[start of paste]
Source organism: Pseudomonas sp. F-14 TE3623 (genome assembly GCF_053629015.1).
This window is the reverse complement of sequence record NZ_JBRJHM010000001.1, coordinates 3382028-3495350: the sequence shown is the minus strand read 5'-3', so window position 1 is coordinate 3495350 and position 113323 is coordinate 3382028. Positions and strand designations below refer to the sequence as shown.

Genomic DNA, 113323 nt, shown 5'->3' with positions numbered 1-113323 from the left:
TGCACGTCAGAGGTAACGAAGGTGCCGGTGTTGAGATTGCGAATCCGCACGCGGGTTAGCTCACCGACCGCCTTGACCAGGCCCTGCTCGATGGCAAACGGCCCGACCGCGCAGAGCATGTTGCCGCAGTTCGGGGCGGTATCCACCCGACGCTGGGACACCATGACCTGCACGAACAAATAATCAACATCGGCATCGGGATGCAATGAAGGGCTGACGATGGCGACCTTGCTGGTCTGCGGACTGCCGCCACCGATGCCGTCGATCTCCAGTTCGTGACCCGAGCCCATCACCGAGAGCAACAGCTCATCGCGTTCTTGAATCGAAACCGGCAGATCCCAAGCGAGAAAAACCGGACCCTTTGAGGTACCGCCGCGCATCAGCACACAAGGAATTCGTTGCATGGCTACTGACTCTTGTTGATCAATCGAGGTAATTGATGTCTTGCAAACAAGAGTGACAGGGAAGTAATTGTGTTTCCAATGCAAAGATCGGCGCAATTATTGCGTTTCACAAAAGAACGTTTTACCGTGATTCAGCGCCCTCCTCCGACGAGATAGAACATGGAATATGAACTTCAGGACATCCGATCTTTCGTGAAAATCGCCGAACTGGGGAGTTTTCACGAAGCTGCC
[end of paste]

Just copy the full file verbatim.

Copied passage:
Source organism: Pseudomonas sp. F-14 TE3623 (genome assembly GCF_053629015.1).
This window is the reverse complement of sequence record NZ_JBRJHM010000001.1, coordinates 3382028-3495350: the sequence shown is the minus strand read 5'-3', so window position 1 is coordinate 3495350 and position 113323 is coordinate 3382028. Positions and strand designations below refer to the sequence as shown.

Genomic DNA, 113323 nt, shown 5'->3' with positions numbered 1-113323 from the left:
TGCACGTCAGAGGTAACGAAGGTGCCGGTGTTGAGATTGCGAATCCGCACGCGGGTTAGCTCACCGACCGCCTTGACCAGGCCCTGCTCGATGGCAAACGGCCCGACCGCGCAGAGCATGTTGCCGCAGTTCGGGGCGGTATCCACCCGACGCTGGGACACCATGACCTGCACGAACAAATAATCAACATCGGCATCGGGATGCAATGAAGGGCTGACGATGGCGACCTTGCTGGTCTGCGGACTGCCGCCACCGATGCCGTCGATCTCCAGTTCGTGACCCGAGCCCATCACCGAGAGCAACAGCTCATCGCGTTCTTGAATCGAAACCGGCAGATCCCAAGCGAGAAAAACCGGACCCTTTGAGGTACCGCCGCGCATCAGCACACAAGGAATTCGTTGCATGGCTACTGACTCTTGTTGATCAATCGAGGTAATTGATGTCTTGCAAACAAGAGTGACAGGGAAGTAATTGTGTTTCCAATGCAAAGATCGGCGCAATTATTGCGTTTCACAAAAGAACGTTTTACCGTGATTCAGCGCCCTCCTCCGACGAGATAGAACATGGAATATGAACTTCAGGACATCCGATCTTTCGTGAAAATCGCCGAACTGGGGAGTTTTCACGAAGCTGCC